# Difference between revisions of "Gardner's equation"

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:<math>\rho = \alpha V_\mathrm{P}^\beta</math> | :<math>\rho = \alpha V_\mathrm{P}^\beta</math> | ||

− | where <math>\rho </math> is bulk density, <math>V_\mathrm{P}</math> is P-wave velocity and <math>\alpha</math> and <math>\beta</math> are empirically derived constants that depend on the geology. Gardner et al. proposed that one can obtain a good estimate of density in g/cc, given velocity in ft/s, by taking <math>\alpha = 0.23</math> and <math>\beta = 0.25</math>. | + | where <math>\rho </math> is bulk density, <math>V_\mathrm{P}</math> is P-wave velocity and <math>\alpha</math> and <math>\beta</math> are empirically derived constants that depend on the geology. Gardner et al. proposed that one can obtain a good estimate of density in g/cc, given velocity in ft/s, by taking <math>\alpha = 0.23</math> and <math>\beta = 0.25</math>. |

− | + | Assuming this, and using units of g/cc, the equation is reduced to the following for a velocity log in ft/s: | |

− | If <math> | + | :<math>\rho = 0.23\ V_\mathrm{P}^{\,0.25}\ \ \mathrm{kg}/\mathrm{m}^3</math> |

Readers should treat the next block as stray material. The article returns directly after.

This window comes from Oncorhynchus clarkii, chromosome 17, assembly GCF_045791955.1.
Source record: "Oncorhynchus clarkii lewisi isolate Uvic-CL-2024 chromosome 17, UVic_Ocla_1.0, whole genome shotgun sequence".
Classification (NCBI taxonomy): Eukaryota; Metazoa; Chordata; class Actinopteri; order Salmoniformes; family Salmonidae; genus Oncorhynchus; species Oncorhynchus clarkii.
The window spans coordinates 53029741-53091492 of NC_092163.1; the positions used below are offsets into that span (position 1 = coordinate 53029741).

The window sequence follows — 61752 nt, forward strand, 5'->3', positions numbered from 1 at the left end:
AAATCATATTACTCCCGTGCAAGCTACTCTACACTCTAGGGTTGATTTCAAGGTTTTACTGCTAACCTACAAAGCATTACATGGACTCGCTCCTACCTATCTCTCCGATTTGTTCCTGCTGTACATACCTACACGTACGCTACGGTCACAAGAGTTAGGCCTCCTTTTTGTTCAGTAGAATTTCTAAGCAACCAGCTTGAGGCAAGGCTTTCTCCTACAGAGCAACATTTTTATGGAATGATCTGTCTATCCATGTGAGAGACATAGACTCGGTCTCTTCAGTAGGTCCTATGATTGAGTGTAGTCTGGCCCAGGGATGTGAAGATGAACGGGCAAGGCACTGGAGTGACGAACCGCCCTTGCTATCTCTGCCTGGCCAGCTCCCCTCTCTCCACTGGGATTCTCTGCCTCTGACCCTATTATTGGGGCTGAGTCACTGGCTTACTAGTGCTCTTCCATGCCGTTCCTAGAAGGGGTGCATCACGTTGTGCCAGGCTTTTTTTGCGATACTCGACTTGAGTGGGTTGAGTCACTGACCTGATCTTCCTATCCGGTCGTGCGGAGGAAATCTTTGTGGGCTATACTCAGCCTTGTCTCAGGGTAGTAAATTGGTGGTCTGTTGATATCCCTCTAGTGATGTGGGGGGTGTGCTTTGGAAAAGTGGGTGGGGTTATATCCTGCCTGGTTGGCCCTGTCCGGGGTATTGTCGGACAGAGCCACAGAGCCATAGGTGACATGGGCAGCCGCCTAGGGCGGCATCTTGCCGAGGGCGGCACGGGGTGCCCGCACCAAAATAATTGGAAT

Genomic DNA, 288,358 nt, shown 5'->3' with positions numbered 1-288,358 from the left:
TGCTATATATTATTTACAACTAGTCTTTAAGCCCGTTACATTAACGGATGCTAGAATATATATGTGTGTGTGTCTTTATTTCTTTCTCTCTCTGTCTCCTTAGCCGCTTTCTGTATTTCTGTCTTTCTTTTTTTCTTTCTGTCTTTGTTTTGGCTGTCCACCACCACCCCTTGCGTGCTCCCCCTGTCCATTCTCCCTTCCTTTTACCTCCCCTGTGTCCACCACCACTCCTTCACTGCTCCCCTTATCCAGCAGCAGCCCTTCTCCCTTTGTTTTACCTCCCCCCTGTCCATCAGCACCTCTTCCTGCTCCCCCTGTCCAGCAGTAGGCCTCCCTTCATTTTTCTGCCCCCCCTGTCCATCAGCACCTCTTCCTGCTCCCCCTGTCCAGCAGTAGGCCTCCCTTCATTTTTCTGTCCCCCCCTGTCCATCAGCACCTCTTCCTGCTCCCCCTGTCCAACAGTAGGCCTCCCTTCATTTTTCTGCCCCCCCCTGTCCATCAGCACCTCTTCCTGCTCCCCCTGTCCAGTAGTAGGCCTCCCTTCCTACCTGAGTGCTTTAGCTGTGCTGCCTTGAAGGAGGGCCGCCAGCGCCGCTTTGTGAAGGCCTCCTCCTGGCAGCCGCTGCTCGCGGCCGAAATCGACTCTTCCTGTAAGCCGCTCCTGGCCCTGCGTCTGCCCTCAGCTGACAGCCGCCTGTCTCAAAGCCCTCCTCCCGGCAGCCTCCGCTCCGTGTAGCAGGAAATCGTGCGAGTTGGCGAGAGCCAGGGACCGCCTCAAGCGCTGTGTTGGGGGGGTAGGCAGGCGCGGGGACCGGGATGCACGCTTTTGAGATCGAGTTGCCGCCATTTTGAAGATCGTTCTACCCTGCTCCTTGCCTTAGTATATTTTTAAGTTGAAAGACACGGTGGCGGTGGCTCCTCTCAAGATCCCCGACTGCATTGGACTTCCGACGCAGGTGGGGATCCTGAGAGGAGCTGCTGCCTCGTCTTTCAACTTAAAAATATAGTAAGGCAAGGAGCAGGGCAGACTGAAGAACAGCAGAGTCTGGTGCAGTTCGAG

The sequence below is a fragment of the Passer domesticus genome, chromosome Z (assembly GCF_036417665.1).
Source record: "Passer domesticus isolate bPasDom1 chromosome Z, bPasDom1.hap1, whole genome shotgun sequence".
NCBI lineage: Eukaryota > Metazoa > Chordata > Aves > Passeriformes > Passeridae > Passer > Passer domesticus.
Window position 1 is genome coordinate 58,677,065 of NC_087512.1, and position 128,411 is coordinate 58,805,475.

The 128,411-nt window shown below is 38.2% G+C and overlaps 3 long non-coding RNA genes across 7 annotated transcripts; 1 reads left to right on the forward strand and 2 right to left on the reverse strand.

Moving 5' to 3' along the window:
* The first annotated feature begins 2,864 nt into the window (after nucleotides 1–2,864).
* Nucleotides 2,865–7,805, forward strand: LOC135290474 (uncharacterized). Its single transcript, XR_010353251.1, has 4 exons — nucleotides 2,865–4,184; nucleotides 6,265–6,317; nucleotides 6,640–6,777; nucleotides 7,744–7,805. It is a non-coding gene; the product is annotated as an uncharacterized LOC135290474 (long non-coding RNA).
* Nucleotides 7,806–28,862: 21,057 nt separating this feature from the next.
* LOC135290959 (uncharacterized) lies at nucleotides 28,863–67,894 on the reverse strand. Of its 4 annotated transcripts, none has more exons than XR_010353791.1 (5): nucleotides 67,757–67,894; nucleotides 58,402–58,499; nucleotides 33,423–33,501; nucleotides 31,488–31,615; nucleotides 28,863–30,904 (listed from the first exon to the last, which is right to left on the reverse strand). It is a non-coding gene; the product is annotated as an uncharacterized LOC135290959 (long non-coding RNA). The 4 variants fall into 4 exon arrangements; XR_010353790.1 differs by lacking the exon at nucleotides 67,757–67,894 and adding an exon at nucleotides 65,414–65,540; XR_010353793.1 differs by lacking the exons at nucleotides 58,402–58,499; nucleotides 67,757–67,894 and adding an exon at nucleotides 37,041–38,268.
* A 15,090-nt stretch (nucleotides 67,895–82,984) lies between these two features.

+ | |||

+ | If <math>V_\mathrm{P}</math> is measured in m/s and you want density in kg/m<sup>3</sup>, then <math>\alpha = 310</math> and the equation is: | ||

:<math>\rho = 310\ V_\mathrm{P}^{\,0.25}\ \ \mathrm{kg}/\mathrm{m}^3</math> | :<math>\rho = 310\ V_\mathrm{P}^{\,0.25}\ \ \mathrm{kg}/\mathrm{m}^3</math> |

## Latest revision as of 17:43, 29 January 2018

Gardner's equation is an empirical equation that relates P-wave velocity to bulk density. It is a pseudo-velocity relationship commonly used in estimating sonic or density logs when only one of them is available (both are required for a synthetic when performing a well tie).

Gardner showed that^{[1]}:

where is bulk density, is P-wave velocity and and are empirically derived constants that depend on the geology. Gardner et al. proposed that one can obtain a good estimate of density in g/cc, given velocity in ft/s, by taking and .

Assuming this, and using units of g/cc, the equation is reduced to the following for a velocity log in ft/s:

If is measured in m/s and you want density in kg/m^{3}, then and the equation is:

The equation is very popular in hydrocarbon exploration because it can provide information about the lithology from interval velocities obtained from seismic data. The constants and are usually calibrated from sonic and density well log information but in the absence of these, Gardner's constants are a good approximation.

## Inverse Gardner equation from density in g/cc

Sometimes you need to estimate density from velocity, if is in ft/s and ** is in g/cc**:

Or, if velocity is in m/s:

If is in kg/m^{3}, the factors are much smaller: and respectively.

## External links

- Gardner's relation — Wikipedia entry
- Gardner's equation — SEG Wiki

## References

- ↑ Gardner, G, L Gardner & A Gregory, 1974. Formation velocity and density—the diagnostic basis for stratigraphic traps. Geophysics 39, 770–780. A PDF is available online.